For a large chunk of the American population, debt has become a fact of life. Like having to pay taxes, going to work, or even lying down to sleep at night, owing money has become the new normal, and a recent study shows that many with debt believe they will never pay it off.

What does the survey say?

Over two-thirds (68%) of American adults with debt are not confident they will ever be able to pay it off, according to a new CreditCards.com report. A full 30% of that group believes they will never be debt-free, while 38% aren't sure if they will ever pay off all of their bills.

The numbers are even fairly bleak for the 32% of debtors who believe they will someday pay off everything they owe. That group reported that, on average, it will take them nine years to get completely debt free.

However, the report isn't all bad as the survey of 1,114 U.S. adults showed that 27% of Americans have no personal debt at all. 

A man holds bills while sitting in front of a laptop.

Making a budget is a first step to getting out of debt. Image source: Getty Images.

What kind of debt?

As you might imagine, credit card debt is the biggest problem. Over one-third (35%) of those carrying a credit card believe they have dug themselves into a hole they will never be able to climb out of, according to the study. Another 33% of those with credit card debt don't know if they will ever be able to every fully pay it off.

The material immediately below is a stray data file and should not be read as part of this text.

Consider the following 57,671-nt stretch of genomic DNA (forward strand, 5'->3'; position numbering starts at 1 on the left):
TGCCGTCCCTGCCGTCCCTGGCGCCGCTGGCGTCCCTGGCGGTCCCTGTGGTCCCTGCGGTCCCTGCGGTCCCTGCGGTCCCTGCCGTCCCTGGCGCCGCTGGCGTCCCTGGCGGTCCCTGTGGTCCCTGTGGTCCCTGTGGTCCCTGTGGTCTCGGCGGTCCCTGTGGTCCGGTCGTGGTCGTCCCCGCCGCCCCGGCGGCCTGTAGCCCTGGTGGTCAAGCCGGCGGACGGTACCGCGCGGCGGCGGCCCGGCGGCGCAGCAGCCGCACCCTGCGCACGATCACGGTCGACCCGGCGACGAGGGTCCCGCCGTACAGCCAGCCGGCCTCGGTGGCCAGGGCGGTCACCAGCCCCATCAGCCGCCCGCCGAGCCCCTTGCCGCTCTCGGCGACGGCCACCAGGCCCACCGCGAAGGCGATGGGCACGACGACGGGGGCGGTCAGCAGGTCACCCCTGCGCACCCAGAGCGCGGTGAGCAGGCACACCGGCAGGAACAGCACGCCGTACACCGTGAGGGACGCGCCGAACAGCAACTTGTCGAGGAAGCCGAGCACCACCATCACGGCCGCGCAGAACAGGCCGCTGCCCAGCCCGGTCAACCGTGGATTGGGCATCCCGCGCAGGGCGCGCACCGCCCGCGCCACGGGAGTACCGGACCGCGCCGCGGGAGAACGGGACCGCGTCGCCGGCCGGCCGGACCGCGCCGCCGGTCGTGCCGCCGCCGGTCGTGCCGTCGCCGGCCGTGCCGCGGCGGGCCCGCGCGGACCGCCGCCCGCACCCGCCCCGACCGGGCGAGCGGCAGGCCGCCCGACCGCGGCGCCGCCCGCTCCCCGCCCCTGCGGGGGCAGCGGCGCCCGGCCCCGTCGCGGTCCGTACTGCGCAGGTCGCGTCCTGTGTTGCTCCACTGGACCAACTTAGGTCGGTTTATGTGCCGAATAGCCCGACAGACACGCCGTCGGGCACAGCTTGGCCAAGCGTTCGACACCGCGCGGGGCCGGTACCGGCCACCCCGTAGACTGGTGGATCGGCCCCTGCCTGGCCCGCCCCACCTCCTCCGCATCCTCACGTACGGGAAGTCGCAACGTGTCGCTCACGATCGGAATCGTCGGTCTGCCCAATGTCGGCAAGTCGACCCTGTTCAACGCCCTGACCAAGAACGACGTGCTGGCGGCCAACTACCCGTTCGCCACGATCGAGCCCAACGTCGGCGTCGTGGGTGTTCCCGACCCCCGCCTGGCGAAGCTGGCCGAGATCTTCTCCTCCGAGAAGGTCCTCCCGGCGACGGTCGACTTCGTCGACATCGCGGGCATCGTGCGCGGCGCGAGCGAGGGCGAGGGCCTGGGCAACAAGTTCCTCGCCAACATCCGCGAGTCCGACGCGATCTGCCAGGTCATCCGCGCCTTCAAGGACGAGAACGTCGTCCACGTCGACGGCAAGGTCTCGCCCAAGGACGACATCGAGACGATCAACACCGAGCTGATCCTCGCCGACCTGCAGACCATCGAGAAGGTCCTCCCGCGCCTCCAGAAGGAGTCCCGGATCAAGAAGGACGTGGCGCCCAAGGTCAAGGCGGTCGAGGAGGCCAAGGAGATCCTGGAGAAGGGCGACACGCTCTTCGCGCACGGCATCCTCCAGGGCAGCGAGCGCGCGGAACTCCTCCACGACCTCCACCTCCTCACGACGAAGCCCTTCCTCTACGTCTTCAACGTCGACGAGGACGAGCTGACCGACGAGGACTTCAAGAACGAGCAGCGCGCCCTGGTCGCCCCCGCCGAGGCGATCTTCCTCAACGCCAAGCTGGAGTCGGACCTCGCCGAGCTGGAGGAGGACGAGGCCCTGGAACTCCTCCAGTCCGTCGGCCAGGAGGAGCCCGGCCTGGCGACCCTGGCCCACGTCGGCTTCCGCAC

"With credit card debt currently at near record levels, it's frightening that so many Americans do not have a plan to get out of the red," said CreditCards.com Senior Industry Analyst, Matt Schulz. "Credit cards should only be used to pay for things that you can already afford or, at worst, for things that you have a strategy in place to finance."

Maybe it's getting better

While some of these numbers are fairly bleak, the report did include some rays of sunshine. Half of those surveyed reported increased comfort over last year while only 8% said they were less comfortable. Still, only 13% of those surveyed said they would feel more comfortable taking on more debt now compared to last year and 45% percent would be less comfortable.

"It's encouraging that Americans seem to be prioritizing paying down debt this year, rather than accumulating it," added Schulz. "It starts with looking at your budget, identifying where you can cut back spending and then putting a plan in place to attack high-interest loans."

It all starts with a plan

Viewing your debt as hopeless can be an excuse to not do anything about it. Instead, it's important to take a measured approach. Examine your income, your expenses, and see what can be changed. Can you take on a side hustle or get a better paying job? Are there expenses you can cut in order to put the money toward paying down debt?

Doing nothing will ensure that you never solve the problem. Taking steps, even small ones, to begin working toward a debt-free future puts you on a path to getting there even if it's a very long one.

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